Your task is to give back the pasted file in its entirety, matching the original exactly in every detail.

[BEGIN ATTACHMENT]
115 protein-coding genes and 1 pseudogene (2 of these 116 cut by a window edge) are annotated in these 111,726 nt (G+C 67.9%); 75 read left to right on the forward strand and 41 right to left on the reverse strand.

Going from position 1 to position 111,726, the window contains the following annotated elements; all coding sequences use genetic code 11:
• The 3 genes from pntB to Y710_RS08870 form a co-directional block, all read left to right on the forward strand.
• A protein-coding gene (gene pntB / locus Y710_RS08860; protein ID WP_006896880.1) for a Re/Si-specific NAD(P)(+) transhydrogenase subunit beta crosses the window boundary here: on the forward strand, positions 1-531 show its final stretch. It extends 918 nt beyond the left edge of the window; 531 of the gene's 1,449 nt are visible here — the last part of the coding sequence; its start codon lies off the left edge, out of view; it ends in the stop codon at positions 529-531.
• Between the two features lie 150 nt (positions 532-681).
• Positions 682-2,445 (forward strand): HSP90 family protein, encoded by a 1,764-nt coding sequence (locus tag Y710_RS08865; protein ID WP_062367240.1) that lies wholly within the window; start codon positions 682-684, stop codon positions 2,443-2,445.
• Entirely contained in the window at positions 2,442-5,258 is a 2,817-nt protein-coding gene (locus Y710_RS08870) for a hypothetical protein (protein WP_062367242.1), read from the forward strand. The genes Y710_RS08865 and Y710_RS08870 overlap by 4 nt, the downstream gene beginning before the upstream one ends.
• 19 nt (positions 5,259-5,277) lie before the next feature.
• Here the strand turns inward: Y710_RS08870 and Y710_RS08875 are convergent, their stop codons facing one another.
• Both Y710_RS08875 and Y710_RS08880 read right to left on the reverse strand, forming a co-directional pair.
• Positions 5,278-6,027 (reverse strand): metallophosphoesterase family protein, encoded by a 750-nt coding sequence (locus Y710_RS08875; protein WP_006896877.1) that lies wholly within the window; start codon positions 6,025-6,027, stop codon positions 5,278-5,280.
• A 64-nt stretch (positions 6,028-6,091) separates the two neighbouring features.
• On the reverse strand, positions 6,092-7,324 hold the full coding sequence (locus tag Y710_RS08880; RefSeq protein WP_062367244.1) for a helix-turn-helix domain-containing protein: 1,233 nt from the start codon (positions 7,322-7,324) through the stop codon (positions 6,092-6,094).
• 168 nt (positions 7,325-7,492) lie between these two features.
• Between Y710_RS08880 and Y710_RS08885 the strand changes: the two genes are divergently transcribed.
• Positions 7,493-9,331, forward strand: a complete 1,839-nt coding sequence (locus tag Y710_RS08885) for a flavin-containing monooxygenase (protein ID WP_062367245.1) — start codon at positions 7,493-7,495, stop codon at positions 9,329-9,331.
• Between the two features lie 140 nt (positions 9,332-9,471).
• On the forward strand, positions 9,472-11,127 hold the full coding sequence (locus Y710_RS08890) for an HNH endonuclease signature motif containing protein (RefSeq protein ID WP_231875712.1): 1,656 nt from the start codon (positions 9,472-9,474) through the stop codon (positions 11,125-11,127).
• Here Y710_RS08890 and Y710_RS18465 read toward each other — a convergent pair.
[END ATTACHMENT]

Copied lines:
115 protein-coding genes and 1 pseudogene (2 of these 116 cut by a window edge) are annotated in these 111,726 nt (G+C 67.9%); 75 read left to right on the forward strand and 41 right to left on the reverse strand.

Going from position 1 to position 111,726, the window contains the following annotated elements; all coding sequences use genetic code 11:
• The 3 genes from pntB to Y710_RS08870 form a co-directional block, all read left to right on the forward strand.
• A protein-coding gene (gene pntB / locus Y710_RS08860; protein ID WP_006896880.1) for a Re/Si-specific NAD(P)(+) transhydrogenase subunit beta crosses the window boundary here: on the forward strand, positions 1-531 show its final stretch. It extends 918 nt beyond the left edge of the window; 531 of the gene's 1,449 nt are visible here — the last part of the coding sequence; its start codon lies off the left edge, out of view; it ends in the stop codon at positions 529-531.
• Between the two features lie 150 nt (positions 532-681).
• Positions 682-2,445 (forward strand): HSP90 family protein, encoded by a 1,764-nt coding sequence (locus tag Y710_RS08865; protein ID WP_062367240.1) that lies wholly within the window; start codon positions 682-684, stop codon positions 2,443-2,445.
• Entirely contained in the window at positions 2,442-5,258 is a 2,817-nt protein-coding gene (locus Y710_RS08870) for a hypothetical protein (protein WP_062367242.1), read from the forward strand. The genes Y710_RS08865 and Y710_RS08870 overlap by 4 nt, the downstream gene beginning before the upstream one ends.
• 19 nt (positions 5,259-5,277) lie before the next feature.
• Here the strand turns inward: Y710_RS08870 and Y710_RS08875 are convergent, their stop codons facing one another.
• Both Y710_RS08875 and Y710_RS08880 read right to left on the reverse strand, forming a co-directional pair.
• Positions 5,278-6,027 (reverse strand): metallophosphoesterase family protein, encoded by a 750-nt coding sequence (locus Y710_RS08875; protein WP_006896877.1) that lies wholly within the window; start codon positions 6,025-6,027, stop codon positions 5,278-5,280.
• A 64-nt stretch (positions 6,028-6,091) separates the two neighbouring features.
• On the reverse strand, positions 6,092-7,324 hold the full coding sequence (locus tag Y710_RS08880; RefSeq protein WP_062367244.1) for a helix-turn-helix domain-containing protein: 1,233 nt from the start codon (positions 7,322-7,324) through the stop codon (positions 6,092-6,094).
• 168 nt (positions 7,325-7,492) lie between these two features.
• Between Y710_RS08880 and Y710_RS08885 the strand changes: the two genes are divergently transcribed.
• Positions 7,493-9,331, forward strand: a complete 1,839-nt coding sequence (locus tag Y710_RS08885) for a flavin-containing monooxygenase (protein ID WP_062367245.1) — start codon at positions 7,493-7,495, stop codon at positions 9,329-9,331.
• Between the two features lie 140 nt (positions 9,332-9,471).
• On the forward strand, positions 9,472-11,127 hold the full coding sequence (locus Y710_RS08890) for an HNH endonuclease signature motif containing protein (RefSeq protein ID WP_231875712.1): 1,656 nt from the start codon (positions 9,472-9,474) through the stop codon (positions 11,125-11,127).
• Here Y710_RS08890 and Y710_RS18465 read toward each other — a convergent pair.